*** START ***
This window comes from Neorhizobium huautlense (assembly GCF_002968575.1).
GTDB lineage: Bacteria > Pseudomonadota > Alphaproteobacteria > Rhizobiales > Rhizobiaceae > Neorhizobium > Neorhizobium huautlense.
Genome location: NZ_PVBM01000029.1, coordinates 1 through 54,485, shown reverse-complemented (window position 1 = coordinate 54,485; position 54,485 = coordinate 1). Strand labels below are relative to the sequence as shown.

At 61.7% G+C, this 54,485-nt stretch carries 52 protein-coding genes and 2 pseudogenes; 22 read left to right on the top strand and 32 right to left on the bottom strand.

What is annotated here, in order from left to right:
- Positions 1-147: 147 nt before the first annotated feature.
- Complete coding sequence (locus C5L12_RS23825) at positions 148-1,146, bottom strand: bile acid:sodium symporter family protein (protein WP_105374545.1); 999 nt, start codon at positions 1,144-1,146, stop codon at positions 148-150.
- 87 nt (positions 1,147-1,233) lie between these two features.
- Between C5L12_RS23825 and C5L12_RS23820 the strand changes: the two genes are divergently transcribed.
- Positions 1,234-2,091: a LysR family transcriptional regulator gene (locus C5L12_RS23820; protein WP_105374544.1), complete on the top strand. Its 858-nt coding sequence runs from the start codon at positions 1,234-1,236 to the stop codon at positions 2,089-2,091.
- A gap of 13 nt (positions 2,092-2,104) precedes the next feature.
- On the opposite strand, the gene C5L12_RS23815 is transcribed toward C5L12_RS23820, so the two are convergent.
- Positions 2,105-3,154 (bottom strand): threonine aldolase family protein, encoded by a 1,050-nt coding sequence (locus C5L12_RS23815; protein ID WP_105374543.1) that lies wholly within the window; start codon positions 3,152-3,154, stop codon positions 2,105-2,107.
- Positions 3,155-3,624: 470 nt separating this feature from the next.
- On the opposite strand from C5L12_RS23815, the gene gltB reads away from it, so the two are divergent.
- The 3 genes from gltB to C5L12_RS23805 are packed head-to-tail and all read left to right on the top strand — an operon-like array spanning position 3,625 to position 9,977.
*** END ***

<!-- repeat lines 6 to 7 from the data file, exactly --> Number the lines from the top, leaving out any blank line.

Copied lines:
- Positions 1-147: 147 nt before the first annotated feature.
- Complete coding sequence (locus C5L12_RS23825) at positions 148-1,146, bottom strand: bile acid:sodium symporter family protein (protein WP_105374545.1); 999 nt, start codon at positions 1,144-1,146, stop codon at positions 148-150.